Once Dependent on Tourism, the Sunshine State Now Thrives on Food, Fun and Facilities
By Thomas Rynne
If you haven’t been to Florida in a while, things may seem a bit different.
Florida’s grown up. It’s now the third most-populous state, with a population approaching 22 million. Once subject to a feast-or-famine economy mostly dependent on the tourist trade, Florida’s now characterized by reborn cities with thriving downtowns.
Miami used to be a low-rise city, where the sidewalks were said to “fold up” after dark. It is now a world-class metropolis, boasting one of the most impressive skylines in America.
Jacksonville’s downtown has been energized by its Riverwalk and the historic neighborhoods surrounding it. Tampa has also revived its downtown, with a Riverwalk connecting hotels, restaurants and office buildings. Across the bay, St. Petersburg, once in decline, is now a lively city filled with youthful entrepreneurs and innovators.
Wherever you go in Florida, you’ll find excellent meeting hotels and resorts.
The Palm Beaches
It wasn’t too long ago that Palm Beach County was mainly agricultural, and its core city, West Palm Beach, had fallen on hard times. But times are no longer hard.
Palm Beach County is now home to 1.5 million people, and reborn towns like Delray Beach, with a downtown that’s been recognized as one of the coolest in America. And now West Palm Beach is a shiny example of urban rebirth, with popular entertainment and shopping districts and a vibrant downtown.
The hotel scene is a lively one. The Ray Hotel is set to open in Delray Beach in mid-2019, with 143 guest rooms, a rooftop restaurant and an elevated, glass-enclosed event space for up to 300 attendees. This November, the Banyan Cay Resort & Golf will open in West Palm Beach with 150 guest rooms and more than 15,000 square feet of meeting space.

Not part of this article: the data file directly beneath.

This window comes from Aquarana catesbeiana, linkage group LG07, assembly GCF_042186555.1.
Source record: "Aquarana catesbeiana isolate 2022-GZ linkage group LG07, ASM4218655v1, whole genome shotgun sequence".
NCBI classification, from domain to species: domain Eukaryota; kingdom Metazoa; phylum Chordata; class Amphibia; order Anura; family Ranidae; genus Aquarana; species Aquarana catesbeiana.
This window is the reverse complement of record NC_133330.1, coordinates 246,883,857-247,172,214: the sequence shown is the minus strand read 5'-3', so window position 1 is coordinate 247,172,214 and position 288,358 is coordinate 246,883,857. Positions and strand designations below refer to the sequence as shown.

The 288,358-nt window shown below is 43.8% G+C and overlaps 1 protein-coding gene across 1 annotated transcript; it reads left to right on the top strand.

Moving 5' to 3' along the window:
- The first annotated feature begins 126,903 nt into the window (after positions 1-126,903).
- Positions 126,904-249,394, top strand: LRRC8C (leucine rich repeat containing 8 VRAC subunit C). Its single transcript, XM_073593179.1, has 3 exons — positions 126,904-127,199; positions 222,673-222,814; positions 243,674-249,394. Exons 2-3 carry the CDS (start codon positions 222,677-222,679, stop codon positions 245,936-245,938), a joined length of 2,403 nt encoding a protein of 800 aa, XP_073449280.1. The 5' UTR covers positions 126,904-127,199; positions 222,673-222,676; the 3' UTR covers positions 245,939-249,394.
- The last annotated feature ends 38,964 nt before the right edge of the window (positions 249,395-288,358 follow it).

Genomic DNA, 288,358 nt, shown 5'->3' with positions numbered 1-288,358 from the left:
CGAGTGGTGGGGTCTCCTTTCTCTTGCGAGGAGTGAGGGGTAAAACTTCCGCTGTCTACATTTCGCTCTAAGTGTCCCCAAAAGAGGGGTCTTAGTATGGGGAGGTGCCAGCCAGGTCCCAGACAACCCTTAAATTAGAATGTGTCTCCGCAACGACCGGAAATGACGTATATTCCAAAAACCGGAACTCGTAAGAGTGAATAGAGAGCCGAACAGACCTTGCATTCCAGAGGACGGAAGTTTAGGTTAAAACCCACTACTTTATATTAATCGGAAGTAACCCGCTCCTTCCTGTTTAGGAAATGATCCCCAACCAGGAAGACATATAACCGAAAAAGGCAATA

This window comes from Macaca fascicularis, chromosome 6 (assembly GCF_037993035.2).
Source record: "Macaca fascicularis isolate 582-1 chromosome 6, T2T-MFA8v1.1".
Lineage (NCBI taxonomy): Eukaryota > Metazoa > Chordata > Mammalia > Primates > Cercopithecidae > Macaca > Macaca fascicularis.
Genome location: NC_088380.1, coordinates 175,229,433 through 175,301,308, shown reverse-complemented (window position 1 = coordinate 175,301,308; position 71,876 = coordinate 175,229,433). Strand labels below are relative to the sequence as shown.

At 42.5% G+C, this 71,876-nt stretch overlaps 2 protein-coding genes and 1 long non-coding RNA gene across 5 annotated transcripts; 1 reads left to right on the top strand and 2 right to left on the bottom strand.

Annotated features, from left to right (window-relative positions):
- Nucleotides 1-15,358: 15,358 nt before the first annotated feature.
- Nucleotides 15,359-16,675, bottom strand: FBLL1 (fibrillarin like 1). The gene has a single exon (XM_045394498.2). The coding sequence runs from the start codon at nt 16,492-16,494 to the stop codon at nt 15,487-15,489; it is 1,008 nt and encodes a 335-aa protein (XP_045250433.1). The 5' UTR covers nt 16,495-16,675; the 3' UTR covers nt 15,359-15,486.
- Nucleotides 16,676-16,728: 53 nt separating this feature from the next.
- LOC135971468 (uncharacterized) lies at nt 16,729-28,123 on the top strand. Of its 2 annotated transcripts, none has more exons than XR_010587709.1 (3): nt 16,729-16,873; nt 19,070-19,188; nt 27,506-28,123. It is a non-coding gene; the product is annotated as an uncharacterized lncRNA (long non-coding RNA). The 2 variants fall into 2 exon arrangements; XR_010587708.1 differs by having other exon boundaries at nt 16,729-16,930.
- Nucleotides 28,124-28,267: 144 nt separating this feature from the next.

The Boca Raton Mandarin Oriental is set to debut in 2020, with 158 guest rooms, a 4,500-square-foot ballroom and a variety of flexible conference rooms.
The Five-Star, Five-Diamond Four Seasons Resort Palm Beach re-opened in November, after an extensive renovation that included its 196 guest rooms and 21,128 square feet of meeting space.
Offsites are expanding, as well. The iconic Norton Museum of Art is closed due to a $100 million expansion. When it re-opens in February, it will have an additional 50,000 square feet — much of dedicated to meeting and event spaces.
In Palm Beach County, even transportation’s booming. The new Brightline intercity express railroad connects West Palm Beach to Fort Lauderdale and Miami, and, in only two hours, to Orlando.
Just north of West Palm Beach, in Stuart, discover a compelling mix of style and substance at the Hutchinson Island Marriott Beach Resort & Marina. Located in the sunny enclave of Hutchinson Island, the hotel offers luxury accommodations in the main resort or the beachfront Sandpiper Tower suites and resort amenities, such as an 18-hole golf course, fitness center, a private marina, three pools and several dining options. Hutchinson Island Marriott Beach Resort & Marina is also a top meeting venue, boasting more than 30,000 square feet of flexible event space. Area attractions include Johnathan Dickinson State Park, the largest state park in Southeast Florida, and historic downtown Stuart, home to more than 50 locally owned shops and restaurants.